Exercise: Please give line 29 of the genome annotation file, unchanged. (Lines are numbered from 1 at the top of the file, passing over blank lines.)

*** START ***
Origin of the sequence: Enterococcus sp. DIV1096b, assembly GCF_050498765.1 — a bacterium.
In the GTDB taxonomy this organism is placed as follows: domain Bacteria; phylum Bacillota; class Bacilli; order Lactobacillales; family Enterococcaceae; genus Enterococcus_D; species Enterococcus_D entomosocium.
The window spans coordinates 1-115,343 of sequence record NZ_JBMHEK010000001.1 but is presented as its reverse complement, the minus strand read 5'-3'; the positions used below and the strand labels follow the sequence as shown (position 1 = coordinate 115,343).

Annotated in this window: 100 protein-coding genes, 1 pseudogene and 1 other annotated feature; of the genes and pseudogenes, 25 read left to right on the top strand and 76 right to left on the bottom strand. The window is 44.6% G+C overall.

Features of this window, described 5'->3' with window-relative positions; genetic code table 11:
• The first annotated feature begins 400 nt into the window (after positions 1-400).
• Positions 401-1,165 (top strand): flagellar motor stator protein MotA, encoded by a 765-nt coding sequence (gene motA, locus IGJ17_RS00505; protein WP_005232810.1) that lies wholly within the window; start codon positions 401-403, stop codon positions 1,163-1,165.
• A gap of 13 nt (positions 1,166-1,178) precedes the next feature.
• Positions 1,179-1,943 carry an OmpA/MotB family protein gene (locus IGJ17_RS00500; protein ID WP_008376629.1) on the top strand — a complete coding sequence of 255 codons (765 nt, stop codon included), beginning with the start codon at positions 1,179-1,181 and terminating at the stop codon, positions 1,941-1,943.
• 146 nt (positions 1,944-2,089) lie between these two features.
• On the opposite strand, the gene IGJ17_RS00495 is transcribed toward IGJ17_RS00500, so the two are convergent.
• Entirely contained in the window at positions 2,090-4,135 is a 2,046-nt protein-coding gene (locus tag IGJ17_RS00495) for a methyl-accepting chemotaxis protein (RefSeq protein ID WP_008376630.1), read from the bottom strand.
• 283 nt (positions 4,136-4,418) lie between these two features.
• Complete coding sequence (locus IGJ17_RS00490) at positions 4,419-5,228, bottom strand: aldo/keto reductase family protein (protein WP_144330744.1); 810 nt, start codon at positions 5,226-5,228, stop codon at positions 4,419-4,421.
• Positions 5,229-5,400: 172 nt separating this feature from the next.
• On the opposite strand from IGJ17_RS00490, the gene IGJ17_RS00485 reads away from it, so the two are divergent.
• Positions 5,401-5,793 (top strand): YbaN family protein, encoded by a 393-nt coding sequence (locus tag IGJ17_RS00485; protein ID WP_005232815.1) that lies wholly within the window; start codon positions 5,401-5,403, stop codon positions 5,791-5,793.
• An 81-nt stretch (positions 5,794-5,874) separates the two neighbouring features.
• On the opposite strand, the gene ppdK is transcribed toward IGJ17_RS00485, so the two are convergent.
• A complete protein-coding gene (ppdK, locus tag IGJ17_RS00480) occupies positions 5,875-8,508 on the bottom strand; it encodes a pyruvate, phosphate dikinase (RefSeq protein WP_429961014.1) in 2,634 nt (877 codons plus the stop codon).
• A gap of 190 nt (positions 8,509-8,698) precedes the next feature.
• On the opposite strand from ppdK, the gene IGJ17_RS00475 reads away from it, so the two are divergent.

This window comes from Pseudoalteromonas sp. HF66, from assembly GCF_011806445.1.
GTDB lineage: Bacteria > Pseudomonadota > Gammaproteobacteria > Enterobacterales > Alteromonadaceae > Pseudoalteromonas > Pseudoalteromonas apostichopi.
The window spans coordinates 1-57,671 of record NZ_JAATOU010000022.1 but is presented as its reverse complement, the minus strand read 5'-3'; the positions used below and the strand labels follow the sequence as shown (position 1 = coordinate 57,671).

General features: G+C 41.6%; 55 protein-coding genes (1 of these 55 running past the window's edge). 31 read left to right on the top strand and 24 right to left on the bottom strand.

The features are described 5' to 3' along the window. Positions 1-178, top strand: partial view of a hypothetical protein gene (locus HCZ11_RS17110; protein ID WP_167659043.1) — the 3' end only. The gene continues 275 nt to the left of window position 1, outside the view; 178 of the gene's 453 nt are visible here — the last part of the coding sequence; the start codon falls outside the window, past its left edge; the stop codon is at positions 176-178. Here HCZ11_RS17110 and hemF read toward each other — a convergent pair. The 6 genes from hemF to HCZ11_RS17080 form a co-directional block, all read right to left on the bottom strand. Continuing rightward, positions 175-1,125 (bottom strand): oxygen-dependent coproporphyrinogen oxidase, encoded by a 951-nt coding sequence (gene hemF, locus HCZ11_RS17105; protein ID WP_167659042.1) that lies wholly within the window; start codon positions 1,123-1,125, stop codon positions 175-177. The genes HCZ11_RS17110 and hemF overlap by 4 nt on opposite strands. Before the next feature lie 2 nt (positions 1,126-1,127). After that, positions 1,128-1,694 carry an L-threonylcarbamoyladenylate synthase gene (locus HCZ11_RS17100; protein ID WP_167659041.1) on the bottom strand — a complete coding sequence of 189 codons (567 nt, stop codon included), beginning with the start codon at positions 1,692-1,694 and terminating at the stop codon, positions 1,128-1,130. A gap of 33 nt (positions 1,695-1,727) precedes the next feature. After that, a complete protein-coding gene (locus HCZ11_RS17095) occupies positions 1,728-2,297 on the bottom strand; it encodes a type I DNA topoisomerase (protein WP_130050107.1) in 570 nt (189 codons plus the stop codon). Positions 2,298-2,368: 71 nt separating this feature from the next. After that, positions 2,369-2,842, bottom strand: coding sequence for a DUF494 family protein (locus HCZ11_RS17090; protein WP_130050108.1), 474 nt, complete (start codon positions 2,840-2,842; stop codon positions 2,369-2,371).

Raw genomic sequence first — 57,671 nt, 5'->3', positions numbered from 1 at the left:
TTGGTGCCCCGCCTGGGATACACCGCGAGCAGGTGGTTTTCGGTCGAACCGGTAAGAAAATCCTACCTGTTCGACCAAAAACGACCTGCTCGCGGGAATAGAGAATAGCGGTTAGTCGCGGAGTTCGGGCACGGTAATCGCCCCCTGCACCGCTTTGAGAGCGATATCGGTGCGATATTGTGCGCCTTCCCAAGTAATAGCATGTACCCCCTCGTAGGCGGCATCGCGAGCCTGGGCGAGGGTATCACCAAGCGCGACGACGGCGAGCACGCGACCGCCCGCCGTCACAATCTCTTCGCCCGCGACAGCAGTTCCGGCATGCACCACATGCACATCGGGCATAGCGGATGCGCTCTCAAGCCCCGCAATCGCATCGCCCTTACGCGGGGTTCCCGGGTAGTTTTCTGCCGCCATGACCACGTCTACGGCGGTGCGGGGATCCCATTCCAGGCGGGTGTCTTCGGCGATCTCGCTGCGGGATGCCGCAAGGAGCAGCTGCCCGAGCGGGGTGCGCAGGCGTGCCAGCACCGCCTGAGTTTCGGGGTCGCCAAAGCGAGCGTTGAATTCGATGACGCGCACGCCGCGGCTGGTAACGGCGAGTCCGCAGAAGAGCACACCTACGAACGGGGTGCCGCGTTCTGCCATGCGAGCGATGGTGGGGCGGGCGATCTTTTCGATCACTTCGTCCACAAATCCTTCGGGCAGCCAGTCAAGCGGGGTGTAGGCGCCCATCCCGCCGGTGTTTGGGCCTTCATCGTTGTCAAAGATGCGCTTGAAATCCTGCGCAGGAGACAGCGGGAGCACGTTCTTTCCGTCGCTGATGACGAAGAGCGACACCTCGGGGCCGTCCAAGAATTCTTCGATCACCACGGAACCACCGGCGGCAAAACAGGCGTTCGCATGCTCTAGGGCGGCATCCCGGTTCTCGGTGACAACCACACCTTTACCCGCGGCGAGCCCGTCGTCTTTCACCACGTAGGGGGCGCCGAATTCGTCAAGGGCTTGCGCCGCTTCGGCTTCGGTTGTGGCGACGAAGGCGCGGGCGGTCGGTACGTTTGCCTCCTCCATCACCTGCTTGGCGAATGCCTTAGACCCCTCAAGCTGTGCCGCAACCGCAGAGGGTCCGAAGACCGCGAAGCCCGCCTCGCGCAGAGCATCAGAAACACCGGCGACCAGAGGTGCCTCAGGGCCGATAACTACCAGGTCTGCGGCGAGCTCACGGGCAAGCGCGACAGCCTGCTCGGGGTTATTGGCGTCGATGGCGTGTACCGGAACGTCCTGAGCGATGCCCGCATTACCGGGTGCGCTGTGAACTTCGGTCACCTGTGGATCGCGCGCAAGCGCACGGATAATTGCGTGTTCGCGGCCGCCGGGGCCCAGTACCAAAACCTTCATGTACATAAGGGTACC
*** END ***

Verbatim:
TTGGTGCCCCGCCTGGGATACACCGCGAGCAGGTGGTTTTCGGTCGAACCGGTAAGAAAATCCTACCTGTTCGACCAAAAACGACCTGCTCGCGGGAATAGAGAATAGCGGTTAGTCGCGGAGTTCGGGCACGGTAATCGCCCCCTGCACCGCTTTGAGAGCGATATCGGTGCGATATTGTGCGCCTTCCCAAGTAATAGCATGTACCCCCTCGTAGGCGGCATCGCGAGCCTGGGCGAGGGTATCACCAAGCGCGACGACGGCGAGCACGCGACCGCCCGCCGTCACAATCTCTTCGCCCGCGACAGCAGTTCCGGCATGCACCACATGCACATCGGGCATAGCGGATGCGCTCTCAAGCCCCGCAATCGCATCGCCCTTACGCGGGGTTCCCGGGTAGTTTTCTGCCGCCATGACCACGTCTACGGCGGTGCGGGGATCCCATTCCAGGCGGGTGTCTTCGGCGATCTCGCTGCGGGATGCCGCAAGGAGCAGCTGCCCGAGCGGGGTGCGCAGGCGTGCCAGCACCGCCTGAGTTTCGGGGTCGCCAAAGCGAGCGTTGAATTCGATGACGCGCACGCCGCGGCTGGTAACGGCGAGTCCGCAGAAGAGCACACCTACGAACGGGGTGCCGCGTTCTGCCATGCGAGCGATGGTGGGGCGGGCGATCTTTTCGATCACTTCGTCCACAAATCCTTCGGGCAGCCAGTCAAGCGGGGTGTAGGCGCCCATCCCGCCGGTGTTTGGGCCTTCATCGTTGTCAAAGATGCGCTTGAAATCCTGCGCAGGAGACAGCGGGAGCACGTTCTTTCCGTCGCTGATGACGAAGAGCGACACCTCGGGGCCGTCCAAGAATTCTTCGATCACCACGGAACCACCGGCGGCAAAACAGGCGTTCGCATGCTCTAGGGCGGCATCCCGGTTCTCGGTGACAACCACACCTTTACCCGCGGCGAGCCCGTCGTCTTTCACCACGTAGGGGGCGCCGAATTCGTCAAGGGCTTGCGCCGCTTCGGCTTCGGTTGTGGCGACGAAGGCGCGGGCGGTCGGTACGTTTGCCTCCTCCATCACCTGCTTGGCGAATGCCTTAGACCCCTCAAGCTGTGCCGCAACCGCAGAGGGTCCGAAGACCGCGAAGCCCGCCTCGCGCAGAGCATCAGAAACACCGGCGACCAGAGGTGCCTCAGGGCCGATAACTACCAGGTCTGCGGCGAGCTCACGGGCAAGCGCGACAGCCTGCTCGGGGTTATTGGCGTCGATGGCGTGTACCGGAACGTCCTGAGCGATGCCCGCATTACCGGGTGCGCTGTGAACTTCGGTCACCTGTGGATCGCGCGCAAGCGCACGGATAATTGCGTGTTCGCGGCCGCCGGGGCCCAGTACCAAAACCTTCATGTACATAAGGGTACC